I suppose we’re all entitled to our opinions on what’s valuable and what’s not. 😉

The point is, if you’re just going to assume something is overpriced right from the get-go — especially if you’re basing your opinion off someone else’s experience — without trying to understand the value proposition, then you’re NEVER going to see the value in it no matter what anyone tells you.

Finally, if you don’t have a budget for personal training — or anything else for that matter that requires an extended period of time to reap the rewards — then it’s NEVER going to feel like it’s worth it; especially when you’re being financially irresponsible and scrounging for the cash to make it work.

Consider Online Fitness Coaching as an Alternative

Online coaching programs are on the rise. It’s no wonder since they’re only a fraction of the cost of personal training and can deliver the same, if not, better results.

It is definitely to be noted that these programs usually work better for individuals with previous training experience, since you lack the obvious benefit of having a personal trainer working with you 1-on-1 in the flesh.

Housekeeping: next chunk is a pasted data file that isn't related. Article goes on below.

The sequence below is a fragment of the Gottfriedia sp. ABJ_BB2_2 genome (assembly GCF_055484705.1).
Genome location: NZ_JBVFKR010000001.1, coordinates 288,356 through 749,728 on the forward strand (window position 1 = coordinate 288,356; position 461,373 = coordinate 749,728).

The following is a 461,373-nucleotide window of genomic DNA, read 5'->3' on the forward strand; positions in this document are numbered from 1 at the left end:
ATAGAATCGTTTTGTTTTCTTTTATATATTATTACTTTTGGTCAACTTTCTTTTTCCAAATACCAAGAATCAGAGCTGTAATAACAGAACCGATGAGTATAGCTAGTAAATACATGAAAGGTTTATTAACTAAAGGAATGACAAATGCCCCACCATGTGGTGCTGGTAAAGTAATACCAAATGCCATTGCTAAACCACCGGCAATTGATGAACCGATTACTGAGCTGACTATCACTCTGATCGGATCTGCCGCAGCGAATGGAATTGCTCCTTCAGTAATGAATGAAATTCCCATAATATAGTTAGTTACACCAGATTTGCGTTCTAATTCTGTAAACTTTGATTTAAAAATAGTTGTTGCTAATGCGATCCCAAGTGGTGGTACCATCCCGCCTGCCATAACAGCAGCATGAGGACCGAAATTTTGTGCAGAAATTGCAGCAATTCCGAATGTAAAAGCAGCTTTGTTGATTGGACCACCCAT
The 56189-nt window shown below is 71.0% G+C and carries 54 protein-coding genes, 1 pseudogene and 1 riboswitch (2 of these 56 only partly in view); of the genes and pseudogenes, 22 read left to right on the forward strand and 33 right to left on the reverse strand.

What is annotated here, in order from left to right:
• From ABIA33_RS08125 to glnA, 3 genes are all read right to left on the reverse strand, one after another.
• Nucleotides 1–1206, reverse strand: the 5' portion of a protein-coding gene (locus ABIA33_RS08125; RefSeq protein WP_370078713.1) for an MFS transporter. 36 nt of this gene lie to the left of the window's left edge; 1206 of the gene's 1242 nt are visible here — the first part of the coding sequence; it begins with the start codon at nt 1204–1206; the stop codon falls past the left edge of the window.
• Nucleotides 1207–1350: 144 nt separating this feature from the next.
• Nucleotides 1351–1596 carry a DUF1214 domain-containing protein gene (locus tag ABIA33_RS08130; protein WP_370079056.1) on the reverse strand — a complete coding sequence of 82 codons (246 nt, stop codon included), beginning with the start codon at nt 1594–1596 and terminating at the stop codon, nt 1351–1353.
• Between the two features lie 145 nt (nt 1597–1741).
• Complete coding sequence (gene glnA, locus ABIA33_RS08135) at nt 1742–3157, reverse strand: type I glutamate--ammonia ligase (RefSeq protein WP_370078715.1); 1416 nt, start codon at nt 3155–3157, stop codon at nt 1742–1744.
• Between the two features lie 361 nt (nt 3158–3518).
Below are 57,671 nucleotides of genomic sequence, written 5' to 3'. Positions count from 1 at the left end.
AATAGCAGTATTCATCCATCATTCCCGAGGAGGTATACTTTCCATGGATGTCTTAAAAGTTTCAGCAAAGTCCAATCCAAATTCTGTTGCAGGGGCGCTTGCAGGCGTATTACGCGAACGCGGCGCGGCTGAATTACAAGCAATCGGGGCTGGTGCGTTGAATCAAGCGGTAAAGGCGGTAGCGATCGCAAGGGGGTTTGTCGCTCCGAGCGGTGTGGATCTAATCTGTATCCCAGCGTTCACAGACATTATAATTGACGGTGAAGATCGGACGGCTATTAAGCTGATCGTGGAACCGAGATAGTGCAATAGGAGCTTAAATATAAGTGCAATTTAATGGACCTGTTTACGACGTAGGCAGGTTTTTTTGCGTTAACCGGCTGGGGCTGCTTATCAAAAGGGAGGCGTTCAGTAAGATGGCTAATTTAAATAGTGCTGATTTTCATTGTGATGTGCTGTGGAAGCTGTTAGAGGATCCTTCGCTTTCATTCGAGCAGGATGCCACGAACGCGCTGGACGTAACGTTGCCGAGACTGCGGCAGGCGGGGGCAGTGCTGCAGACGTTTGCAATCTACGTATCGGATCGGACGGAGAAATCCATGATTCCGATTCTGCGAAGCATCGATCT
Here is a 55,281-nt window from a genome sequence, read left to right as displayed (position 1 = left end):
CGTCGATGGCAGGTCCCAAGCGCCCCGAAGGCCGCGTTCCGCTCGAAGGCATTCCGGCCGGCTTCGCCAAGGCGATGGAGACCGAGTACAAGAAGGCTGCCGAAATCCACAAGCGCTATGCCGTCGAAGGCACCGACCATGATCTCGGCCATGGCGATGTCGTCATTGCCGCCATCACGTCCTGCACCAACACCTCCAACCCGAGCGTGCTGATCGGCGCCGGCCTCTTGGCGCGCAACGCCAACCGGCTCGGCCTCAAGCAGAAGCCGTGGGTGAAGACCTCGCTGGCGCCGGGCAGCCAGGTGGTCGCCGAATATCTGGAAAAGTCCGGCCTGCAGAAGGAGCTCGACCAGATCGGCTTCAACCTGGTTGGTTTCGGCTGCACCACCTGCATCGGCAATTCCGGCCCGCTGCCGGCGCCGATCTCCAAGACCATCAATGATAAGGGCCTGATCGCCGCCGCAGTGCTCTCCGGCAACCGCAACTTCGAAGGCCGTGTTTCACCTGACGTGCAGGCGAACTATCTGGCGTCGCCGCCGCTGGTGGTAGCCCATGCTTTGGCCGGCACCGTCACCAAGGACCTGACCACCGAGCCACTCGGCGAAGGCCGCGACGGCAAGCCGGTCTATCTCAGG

Still, it’s a cheaper yet viable alternative and can still produce absolutely amazing results. For example, with our online fitness coaching program, we’ve been able to help tonnes of people worldwide (at all levels) achieve the bodies they’ve always wanted — for way less than the cost of a personal trainer.

Most online coaching programs range from $150–$500+ per month compared to $320–$2,400+ per month for personal training. If your pockets are a bit tight, definitely don’t rule this option out. At the very least, you could always give it a try for a month or two and then reassess to see whether it’s working out for you or not.

Apply for Coaching TODAY!

Because yesterday you said tomorrow.
The Bottom Line:

If you’ve got the budget for a personal trainer, definitely give it a shot. If not, consider online coaching as a viable alternative for your success.

Are You Ready for Personal Training?

Not many people take the time to really ask themselves this question. “Of course I’m ready for personal training! Why else would I be inquiring?!” Simple. Because people like to explore their options — yes — especially when they’re not entirely committed.

Have you set a goal? Do you know what you want? Are you taking this whole thing seriously? Are you committed? Are you ready to do whatever it takes to get your results?

If you’re struggling to answer ANY of these questions right now, then you desperately need to read our free Mindset Guide. 👈

Need help setting some concrete goals?

Download our free Mindset Guide! You’ll learn: How to know exactly when you’re ready and how to fully commit to your decision.